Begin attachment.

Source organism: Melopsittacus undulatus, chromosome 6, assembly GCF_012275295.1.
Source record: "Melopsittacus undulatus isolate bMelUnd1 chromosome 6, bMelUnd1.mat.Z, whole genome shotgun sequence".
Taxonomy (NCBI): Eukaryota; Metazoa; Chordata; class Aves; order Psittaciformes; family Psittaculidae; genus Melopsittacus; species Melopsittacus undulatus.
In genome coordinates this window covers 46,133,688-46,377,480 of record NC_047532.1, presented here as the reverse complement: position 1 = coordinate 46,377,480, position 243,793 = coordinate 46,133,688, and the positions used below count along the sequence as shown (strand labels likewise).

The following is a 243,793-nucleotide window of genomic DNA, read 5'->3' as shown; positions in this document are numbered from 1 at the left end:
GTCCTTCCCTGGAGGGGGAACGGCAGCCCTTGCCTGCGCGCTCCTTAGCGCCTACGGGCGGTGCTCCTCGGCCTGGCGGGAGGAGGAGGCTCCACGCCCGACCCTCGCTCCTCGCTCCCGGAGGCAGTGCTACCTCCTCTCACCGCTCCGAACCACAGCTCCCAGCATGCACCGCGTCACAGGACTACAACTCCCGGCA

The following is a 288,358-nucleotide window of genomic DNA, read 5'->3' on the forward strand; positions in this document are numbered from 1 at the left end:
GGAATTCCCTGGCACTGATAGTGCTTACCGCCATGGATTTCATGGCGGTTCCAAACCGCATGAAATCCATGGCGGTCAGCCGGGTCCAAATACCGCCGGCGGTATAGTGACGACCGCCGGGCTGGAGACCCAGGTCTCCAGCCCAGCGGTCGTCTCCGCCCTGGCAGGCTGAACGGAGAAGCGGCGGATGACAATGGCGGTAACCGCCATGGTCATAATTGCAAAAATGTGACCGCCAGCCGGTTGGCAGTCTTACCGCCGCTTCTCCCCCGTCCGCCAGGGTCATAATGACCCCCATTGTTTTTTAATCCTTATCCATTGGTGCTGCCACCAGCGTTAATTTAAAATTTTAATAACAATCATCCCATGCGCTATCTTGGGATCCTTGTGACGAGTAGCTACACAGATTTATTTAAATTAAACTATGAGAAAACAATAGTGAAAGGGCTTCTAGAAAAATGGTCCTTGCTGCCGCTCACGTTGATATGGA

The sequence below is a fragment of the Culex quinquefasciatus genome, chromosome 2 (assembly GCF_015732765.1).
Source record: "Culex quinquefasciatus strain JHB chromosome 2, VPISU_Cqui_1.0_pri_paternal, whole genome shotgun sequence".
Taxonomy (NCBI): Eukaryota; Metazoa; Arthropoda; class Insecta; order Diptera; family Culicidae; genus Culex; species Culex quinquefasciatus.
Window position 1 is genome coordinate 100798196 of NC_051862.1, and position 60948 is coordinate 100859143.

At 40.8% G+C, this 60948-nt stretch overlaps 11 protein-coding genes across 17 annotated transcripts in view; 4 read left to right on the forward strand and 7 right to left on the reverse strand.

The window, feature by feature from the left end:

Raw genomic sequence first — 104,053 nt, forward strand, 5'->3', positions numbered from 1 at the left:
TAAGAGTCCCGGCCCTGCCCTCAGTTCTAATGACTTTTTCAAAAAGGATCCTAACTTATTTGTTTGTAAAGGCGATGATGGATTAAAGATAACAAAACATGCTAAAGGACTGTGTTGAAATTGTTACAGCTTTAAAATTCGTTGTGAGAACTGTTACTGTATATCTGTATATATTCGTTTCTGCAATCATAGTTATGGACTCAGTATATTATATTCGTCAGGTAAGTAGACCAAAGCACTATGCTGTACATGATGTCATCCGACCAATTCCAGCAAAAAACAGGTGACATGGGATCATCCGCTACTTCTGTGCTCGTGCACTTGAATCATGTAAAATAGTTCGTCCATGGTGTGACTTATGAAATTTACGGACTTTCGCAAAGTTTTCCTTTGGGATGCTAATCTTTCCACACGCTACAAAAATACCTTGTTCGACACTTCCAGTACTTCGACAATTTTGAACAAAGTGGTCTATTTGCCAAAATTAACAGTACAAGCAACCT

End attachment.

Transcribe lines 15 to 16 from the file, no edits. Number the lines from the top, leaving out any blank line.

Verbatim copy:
Raw genomic sequence first — 104,053 nt, forward strand, 5'->3', positions numbered from 1 at the left:
TAAGAGTCCCGGCCCTGCCCTCAGTTCTAATGACTTTTTCAAAAAGGATCCTAACTTATTTGTTTGTAAAGGCGATGATGGATTAAAGATAACAAAACATGCTAAAGGACTGTGTTGAAATTGTTACAGCTTTAAAATTCGTTGTGAGAACTGTTACTGTATATCTGTATATATTCGTTTCTGCAATCATAGTTATGGACTCAGTATATTATATTCGTCAGGTAAGTAGACCAAAGCACTATGCTGTACATGATGTCATCCGACCAATTCCAGCAAAAAACAGGTGACATGGGATCATCCGCTACTTCTGTGCTCGTGCACTTGAATCATGTAAAATAGTTCGTCCATGGTGTGACTTATGAAATTTACGGACTTTCGCAAAGTTTTCCTTTGGGATGCTAATCTTTCCACACGCTACAAAAATACCTTGTTCGACACTTCCAGTACTTCGACAATTTTGAACAAAGTGGTCTATTTGCCAAAATTAACAGTACAAGCAACCT